The finished ‘Soundscape’ will be produced in collaboration with a small group of mixed-age pupils and be created from both the voices of pupils and the sounds of the school. Once burned to CD the ‘Soundscape’ will be placed within a unique, new 3D installation in an internal courtyard of the school. Designed in neon light by artist Tony Stallard this work is sound sensitive and will change colour in response to activity within the school. The ‘Soundscape’, once complete, will only be accessed via the school web site where a casual cursor click on the live image of the 3D ‘Think Tank’ installation will result in the transmission of the recorded sound.

Interested artists should apply in writing to

Seema Sharma,
Head of the Specialist School
Deptford Green School,
Amersham Vale,
New Cross,
SE14 6LQ

or electronically via by Midday on Monday 30th January detailing

- The artist’s preferred approach to the commission
- The extent to which their previous experience would prepare them for the task.
- An outline budget.
- Two relevant professional contacts who could act as referees

For further information please telephone Seema Sharma (0208 691 3236) for an exploratory chat.

Any samples of work submitted will be returned after the selection procedure is completed. Interviews will be held on Wednesday 8th February and the successful candidate will be expected to undertake recordings at mutually convenient times between the 20th February and the end of March. The finished CD will be required by the 2nd May, for launch alongside the 3D art work in early June.



FINISHING FUNDS provides individual artists with grants up to $2,000 to help with the completion of diverse and innovative moving-image and sonic art projects, and works for the Web and new technologies. Eligible forms include media as single or multiple channel presentations, computer based moving-imagery and sound works, installations and performances, interactive works and works for new technologies, CD ROM, multimedia and the Web. We also support new media, and interactive performance. Work must be surprising, creative and approach the various media as art forms; all genres are eligible, including experimental, narrative and documentary art works. Individual artists can apply directly to the program and do not need a sponsoring organization. Applicants must be residents of New York State; students are not eligible. The application requires a project description, resume and support materials, including a sample of the proposed project. Selection is made by a peer review panel. About $25,000 is awarded each year. Announcement is made in late May.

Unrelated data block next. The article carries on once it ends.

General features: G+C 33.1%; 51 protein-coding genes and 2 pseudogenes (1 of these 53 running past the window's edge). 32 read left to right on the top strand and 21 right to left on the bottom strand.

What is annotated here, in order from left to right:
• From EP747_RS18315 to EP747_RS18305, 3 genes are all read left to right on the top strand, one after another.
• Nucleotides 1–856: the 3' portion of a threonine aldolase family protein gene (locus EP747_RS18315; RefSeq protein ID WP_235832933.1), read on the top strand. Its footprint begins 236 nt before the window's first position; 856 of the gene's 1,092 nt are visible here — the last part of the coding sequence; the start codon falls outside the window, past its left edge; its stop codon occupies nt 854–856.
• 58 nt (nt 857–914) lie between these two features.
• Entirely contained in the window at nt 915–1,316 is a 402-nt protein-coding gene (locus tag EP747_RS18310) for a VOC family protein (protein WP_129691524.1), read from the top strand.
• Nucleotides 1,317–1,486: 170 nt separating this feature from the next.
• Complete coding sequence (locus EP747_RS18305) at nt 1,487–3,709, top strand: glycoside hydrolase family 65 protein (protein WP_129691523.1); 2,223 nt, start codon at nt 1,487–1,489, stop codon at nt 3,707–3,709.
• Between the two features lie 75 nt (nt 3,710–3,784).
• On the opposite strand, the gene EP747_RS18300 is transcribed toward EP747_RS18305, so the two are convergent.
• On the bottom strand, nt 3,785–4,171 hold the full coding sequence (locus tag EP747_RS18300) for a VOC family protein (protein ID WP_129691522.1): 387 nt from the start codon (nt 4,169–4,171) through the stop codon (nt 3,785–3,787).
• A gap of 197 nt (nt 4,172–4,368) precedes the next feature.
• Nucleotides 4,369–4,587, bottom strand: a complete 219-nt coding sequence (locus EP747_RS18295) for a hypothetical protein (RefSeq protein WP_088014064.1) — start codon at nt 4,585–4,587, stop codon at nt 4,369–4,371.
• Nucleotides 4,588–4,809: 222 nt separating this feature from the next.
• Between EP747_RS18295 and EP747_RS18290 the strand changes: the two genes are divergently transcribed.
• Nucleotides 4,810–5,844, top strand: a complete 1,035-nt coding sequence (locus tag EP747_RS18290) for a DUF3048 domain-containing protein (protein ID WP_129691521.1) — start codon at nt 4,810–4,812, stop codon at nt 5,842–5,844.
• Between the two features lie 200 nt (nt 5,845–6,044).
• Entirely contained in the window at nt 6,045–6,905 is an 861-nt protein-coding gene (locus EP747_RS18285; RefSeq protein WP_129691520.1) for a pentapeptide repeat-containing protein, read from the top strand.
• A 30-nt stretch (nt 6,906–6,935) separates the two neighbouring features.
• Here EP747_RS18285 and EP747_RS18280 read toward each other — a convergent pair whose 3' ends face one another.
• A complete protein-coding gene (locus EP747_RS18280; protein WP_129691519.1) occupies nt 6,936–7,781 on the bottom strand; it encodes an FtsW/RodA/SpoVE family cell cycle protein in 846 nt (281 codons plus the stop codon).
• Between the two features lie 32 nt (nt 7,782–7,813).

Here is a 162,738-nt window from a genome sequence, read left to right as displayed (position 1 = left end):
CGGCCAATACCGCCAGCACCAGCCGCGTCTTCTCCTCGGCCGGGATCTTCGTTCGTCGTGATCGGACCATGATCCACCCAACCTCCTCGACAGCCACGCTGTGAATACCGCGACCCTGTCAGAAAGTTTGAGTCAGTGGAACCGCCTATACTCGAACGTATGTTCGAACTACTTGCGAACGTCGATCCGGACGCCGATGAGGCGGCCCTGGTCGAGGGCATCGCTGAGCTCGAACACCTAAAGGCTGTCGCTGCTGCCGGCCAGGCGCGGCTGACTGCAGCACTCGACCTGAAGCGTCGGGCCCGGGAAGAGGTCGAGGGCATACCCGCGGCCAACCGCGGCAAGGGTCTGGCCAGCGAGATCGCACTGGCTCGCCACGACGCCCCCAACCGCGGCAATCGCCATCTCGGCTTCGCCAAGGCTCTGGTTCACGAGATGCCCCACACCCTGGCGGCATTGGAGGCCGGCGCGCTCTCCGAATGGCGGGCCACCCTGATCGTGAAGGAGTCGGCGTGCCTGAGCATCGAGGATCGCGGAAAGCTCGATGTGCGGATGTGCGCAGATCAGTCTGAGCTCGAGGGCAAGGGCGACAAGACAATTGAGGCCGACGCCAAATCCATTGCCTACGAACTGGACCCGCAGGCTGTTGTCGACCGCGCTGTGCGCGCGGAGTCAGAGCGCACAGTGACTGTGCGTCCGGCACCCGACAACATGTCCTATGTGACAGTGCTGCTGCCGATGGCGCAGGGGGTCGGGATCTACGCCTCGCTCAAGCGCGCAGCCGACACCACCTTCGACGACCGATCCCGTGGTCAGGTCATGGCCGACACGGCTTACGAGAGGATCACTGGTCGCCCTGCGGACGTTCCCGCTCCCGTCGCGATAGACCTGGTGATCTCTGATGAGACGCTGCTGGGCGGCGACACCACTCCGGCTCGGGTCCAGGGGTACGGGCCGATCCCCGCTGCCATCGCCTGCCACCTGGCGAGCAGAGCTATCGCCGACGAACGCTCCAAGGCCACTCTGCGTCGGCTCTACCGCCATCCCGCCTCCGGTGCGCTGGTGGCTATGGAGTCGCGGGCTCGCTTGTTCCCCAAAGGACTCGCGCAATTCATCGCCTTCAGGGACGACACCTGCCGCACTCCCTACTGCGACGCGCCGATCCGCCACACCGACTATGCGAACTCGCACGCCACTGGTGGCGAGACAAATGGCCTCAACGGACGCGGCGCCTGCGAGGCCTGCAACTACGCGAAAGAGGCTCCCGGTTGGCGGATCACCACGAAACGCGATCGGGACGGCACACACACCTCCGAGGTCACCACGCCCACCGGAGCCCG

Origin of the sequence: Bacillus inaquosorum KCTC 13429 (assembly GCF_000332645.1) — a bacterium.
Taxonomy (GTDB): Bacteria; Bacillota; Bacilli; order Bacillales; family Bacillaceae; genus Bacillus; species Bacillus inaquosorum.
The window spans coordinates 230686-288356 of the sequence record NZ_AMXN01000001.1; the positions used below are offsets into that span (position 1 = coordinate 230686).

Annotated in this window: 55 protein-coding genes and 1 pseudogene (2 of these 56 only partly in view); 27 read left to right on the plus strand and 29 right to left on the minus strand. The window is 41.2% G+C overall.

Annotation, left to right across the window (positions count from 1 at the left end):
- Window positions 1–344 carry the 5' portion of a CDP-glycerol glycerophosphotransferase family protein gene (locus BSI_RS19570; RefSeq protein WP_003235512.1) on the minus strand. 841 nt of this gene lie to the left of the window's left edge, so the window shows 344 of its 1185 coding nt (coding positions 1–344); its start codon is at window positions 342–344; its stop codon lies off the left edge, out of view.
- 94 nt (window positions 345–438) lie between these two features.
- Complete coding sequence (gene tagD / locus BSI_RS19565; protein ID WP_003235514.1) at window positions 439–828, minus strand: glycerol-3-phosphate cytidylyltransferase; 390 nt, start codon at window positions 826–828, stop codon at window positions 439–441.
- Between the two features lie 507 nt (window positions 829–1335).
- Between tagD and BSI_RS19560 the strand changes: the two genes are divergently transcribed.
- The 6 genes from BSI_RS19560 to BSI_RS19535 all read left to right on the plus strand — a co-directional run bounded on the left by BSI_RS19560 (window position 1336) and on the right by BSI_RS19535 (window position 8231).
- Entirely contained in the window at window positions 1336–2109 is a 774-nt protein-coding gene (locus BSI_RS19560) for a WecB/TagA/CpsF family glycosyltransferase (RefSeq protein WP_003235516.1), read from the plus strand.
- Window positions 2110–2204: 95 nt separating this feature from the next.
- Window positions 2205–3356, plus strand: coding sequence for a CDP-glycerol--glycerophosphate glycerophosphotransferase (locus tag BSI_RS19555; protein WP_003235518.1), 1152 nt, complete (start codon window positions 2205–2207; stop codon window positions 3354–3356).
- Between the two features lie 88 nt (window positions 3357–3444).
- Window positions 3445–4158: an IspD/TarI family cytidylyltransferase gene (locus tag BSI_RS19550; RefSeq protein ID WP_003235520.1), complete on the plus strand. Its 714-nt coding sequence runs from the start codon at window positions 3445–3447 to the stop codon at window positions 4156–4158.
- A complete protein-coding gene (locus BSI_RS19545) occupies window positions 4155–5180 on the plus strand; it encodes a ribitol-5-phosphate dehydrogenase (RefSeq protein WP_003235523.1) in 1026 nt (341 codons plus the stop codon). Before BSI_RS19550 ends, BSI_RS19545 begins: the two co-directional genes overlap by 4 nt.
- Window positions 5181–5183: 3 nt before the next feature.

The program is supported in part by public funds from the New York State Council on the Arts, a public agency, and by media The foundation.

Postmark Deadline: March 15, 2021

Guidelines and applications are available on the web at in the ETC News Section or by mail or email.

IRCAM Position in Speech and Signal Processing


IRCAM is a leading non-profit organization dedicated to musical production, R&D and education in acoustics and music, located in the centre of Paris (France), next to the Pompidou Center. It hosts composers, researchers and students from many countries cooperating in contemporary music production, scientific and applied research. The main topics addressed in its R&D department are acoustics, psychoacoustics, audio synthesis and processing, computer aided composition, user interfaces, real time systems. Detailed activities of IRCAM and its groups are presented on our WWW server,


Synthesized images invaded many multimedia fields, animation, video games and films in particular. Parallel to this phenomenon, the voice remains today under-studied: most of the time, it is simply recorded by actors, synchronized often in a "manual" way with the movement of the characters and does not use any synthesis technique, except with rare exceptions.